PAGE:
OMAHA, Neb. (Oct. 15, 2014)—A new sponsored research agreement between a University of Nebraska Medical Center scientist and an industrial partner will look to produce the next generation of safer, more effective surgical meshes.
Matthew MacEwan, an alum of Pipeline’s 2012 fellowship class and the President at Acera Surgical Inc., signed the research partnership, which will explore clinical applications for a new invention developed in UNMC’s College of Pharmacy. MacEwan will also discuss the new technology as one of the featured presenters during the second annual UNMC Technology Demonstration Day on Tuesday, Oct. 21.
Demo Day is a forum highlighting some of the most advanced and promising new technologies emerging from UNMC research laboratories. It is among several events during Innovation Week, which is hosted every year by UNeMed, the technology transfer office for UNMC.
The new partnership was partly a result of UNeMed’s relationship with Pipeline, a regional entrepreneurial program that recently expanded its reach to include all of St. Louis. Until recently, Pipeline’s reach into St. Louis was limited to those associated with Washington University, such as MacEwan who entered the program while pursuing an M.D./Ph.D.
Acera Surgical Inc. is a surgical device startup company based in St. Louis, specializing in the next generation of surgical materials. Its cornerstone product, CeraFix™ Dural Substitute, is an implantable biosynthetic material, or scaffold, for use in brain surgery. CeraFix™ is under review by the FDA and is not yet available for clinical use or sale.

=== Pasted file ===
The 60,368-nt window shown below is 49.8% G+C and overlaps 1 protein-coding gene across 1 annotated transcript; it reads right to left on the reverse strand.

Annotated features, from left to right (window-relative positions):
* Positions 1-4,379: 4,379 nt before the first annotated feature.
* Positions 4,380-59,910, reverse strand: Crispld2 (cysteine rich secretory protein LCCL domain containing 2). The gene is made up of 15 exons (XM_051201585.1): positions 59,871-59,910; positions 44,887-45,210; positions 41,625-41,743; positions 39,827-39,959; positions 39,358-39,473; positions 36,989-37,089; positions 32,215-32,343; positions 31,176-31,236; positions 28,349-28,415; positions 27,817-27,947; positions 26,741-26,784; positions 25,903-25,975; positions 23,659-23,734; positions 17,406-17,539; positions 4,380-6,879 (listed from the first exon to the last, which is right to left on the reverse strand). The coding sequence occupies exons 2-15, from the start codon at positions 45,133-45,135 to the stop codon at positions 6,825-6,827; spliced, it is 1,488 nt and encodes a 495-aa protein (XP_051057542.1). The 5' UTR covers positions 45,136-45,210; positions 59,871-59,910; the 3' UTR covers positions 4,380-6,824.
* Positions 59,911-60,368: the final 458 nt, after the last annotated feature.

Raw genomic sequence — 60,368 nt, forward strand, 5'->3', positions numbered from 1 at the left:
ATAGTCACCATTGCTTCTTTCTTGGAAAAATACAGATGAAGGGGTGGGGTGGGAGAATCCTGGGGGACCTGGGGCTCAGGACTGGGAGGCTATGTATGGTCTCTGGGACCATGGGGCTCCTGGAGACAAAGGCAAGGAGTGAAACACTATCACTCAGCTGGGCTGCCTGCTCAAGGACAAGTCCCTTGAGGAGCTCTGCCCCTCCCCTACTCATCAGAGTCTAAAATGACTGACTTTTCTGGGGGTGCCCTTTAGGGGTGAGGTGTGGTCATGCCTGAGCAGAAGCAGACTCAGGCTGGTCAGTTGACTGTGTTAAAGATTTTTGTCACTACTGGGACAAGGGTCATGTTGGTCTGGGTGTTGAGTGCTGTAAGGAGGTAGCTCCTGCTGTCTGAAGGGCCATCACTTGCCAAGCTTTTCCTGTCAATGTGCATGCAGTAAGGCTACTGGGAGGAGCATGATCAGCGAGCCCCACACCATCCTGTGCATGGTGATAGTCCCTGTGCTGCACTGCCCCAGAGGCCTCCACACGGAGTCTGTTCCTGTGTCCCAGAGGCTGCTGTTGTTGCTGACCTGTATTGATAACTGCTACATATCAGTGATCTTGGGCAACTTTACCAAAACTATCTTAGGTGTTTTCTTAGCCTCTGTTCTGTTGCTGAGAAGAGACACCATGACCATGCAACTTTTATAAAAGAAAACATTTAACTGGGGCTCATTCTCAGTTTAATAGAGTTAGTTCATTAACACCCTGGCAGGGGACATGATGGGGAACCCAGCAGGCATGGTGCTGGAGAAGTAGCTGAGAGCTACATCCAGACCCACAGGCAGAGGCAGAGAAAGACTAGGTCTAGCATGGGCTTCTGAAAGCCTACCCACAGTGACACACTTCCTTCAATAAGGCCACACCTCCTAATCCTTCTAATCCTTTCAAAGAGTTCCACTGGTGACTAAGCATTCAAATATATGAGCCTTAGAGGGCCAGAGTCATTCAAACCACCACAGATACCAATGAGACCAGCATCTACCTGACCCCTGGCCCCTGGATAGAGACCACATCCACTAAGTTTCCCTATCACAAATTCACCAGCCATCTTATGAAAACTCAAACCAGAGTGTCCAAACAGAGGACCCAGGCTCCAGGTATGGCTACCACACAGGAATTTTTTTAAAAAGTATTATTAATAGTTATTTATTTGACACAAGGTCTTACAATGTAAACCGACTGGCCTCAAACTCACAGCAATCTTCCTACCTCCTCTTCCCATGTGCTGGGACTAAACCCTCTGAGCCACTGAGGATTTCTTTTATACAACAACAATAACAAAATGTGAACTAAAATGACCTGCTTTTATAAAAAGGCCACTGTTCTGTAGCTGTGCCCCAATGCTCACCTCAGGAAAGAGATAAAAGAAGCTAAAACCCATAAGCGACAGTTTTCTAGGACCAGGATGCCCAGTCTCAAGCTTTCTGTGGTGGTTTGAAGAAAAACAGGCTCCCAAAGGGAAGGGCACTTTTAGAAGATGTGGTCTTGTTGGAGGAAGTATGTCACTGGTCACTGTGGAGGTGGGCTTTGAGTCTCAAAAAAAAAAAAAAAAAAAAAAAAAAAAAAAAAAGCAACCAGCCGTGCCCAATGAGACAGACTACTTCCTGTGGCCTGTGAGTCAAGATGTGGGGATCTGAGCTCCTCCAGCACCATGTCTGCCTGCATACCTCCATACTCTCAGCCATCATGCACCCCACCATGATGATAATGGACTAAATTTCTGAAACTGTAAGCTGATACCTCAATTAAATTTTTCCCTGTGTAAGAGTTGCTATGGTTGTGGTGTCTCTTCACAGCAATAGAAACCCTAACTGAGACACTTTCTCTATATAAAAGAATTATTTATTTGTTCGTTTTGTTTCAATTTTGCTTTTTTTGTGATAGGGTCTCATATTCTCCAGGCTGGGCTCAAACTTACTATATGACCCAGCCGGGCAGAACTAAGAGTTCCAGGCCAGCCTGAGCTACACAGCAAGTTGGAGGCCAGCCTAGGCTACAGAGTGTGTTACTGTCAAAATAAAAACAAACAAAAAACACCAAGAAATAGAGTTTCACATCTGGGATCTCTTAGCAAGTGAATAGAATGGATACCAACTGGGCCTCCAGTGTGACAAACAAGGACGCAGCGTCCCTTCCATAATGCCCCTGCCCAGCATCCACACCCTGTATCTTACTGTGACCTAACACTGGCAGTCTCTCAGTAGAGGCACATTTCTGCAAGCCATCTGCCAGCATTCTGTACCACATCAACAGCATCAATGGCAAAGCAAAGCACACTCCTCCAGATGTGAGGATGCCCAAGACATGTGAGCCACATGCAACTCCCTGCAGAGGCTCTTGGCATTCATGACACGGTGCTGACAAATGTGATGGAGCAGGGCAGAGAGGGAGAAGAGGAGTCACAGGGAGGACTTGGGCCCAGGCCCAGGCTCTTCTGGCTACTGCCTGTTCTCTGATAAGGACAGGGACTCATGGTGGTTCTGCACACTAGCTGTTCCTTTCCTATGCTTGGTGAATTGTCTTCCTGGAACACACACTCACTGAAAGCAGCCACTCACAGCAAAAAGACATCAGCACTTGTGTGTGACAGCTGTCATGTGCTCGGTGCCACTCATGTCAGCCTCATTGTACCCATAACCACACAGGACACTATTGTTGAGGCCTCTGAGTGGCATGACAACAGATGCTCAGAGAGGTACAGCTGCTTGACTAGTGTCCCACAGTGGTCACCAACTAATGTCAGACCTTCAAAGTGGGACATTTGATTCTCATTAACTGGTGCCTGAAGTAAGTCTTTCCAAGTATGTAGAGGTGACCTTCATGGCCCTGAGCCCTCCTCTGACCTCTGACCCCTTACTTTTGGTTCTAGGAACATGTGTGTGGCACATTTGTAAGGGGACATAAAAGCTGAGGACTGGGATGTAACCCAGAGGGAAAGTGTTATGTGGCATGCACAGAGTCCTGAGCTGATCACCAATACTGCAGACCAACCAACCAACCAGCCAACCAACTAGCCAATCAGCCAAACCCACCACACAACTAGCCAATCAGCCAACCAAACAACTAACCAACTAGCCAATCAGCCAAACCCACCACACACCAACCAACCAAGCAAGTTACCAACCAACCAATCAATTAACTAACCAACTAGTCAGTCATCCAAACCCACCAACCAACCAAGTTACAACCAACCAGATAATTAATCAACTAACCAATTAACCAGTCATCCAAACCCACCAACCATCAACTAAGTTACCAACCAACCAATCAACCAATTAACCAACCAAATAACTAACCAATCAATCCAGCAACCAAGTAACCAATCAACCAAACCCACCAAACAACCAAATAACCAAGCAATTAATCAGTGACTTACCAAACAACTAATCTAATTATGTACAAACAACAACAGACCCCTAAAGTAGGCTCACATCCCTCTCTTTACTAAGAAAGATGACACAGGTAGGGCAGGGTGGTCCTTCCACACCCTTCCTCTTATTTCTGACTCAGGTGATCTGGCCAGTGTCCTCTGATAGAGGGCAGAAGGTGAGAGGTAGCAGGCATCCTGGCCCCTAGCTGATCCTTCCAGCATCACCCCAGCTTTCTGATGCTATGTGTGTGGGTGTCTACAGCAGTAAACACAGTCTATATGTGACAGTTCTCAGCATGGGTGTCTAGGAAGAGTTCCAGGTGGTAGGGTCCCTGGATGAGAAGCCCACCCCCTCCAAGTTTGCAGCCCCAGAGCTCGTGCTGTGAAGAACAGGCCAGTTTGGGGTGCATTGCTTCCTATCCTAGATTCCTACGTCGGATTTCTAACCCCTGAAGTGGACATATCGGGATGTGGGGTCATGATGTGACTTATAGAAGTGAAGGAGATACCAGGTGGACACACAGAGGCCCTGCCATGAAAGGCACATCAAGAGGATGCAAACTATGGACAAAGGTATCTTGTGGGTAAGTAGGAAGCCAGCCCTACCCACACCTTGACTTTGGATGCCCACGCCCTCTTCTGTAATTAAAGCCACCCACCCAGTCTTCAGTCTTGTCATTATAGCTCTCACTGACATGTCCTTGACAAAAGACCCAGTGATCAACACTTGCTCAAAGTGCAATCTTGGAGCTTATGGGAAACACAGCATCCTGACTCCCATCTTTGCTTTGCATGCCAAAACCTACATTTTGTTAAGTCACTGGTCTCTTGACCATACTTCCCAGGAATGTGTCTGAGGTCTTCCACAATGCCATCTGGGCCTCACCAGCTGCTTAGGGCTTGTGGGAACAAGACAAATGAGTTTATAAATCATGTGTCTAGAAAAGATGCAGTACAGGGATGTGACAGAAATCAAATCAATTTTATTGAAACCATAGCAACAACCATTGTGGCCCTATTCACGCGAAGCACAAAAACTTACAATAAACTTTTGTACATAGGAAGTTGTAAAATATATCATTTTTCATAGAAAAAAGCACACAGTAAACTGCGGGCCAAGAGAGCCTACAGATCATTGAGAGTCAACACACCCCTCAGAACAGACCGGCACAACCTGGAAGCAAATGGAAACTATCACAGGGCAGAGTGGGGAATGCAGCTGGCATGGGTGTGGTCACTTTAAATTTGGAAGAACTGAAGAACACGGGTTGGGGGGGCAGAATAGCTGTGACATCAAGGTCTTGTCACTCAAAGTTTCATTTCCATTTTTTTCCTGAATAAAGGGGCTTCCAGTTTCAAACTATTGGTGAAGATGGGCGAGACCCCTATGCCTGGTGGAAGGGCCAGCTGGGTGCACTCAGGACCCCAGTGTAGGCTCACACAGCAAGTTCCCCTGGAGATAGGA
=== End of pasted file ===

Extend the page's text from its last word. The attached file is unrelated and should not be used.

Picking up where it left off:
Acera will perform additional testing on existing materials using a new method developed by Jingwei Xie, Ph.D., an assistant professor in UNMC’s Department of Pharmaceutical Sciences.
Dr. Xie recently developed a new process for producing three-dimensional nanofabricated materials and matrices.
“Our goal is to give surgeons a new option when it comes to implantable materials,” MacEwan said. “We are very excited by the work that Dr. Xie is doing, and we believe the process he’s developing will lead to a new generation of medical devices that may improve clinical care for a large number of patients.”
In healthcare, synthetic nanofabricated materials are commonly used as bandages, to deliver drugs, or even engineer and repair tissue. Nanofiber matrices are also used in engineering as filters and membranes; in solar cells and fuel cells; and as chemical and biological protection sensors in defense and security applications.
When existing nanofiber materials are treated with the new process, the materials show a significant increase in porosity, which makes them more effective as tissue and cellular scaffolds. The materials may also be more absorptive and provide a unique substrate for cell cultures, according to early studies.
Acera will also explore creating entirely new products based on Dr. Xie’s work.
The first round of testing is expected to occur over the next six months, and, if successful, could lead to a deeper partnership between Acera and UNMC. Acera may explore additional opportunities in the Omaha area if early experiments lead to a new product, MacEwan said.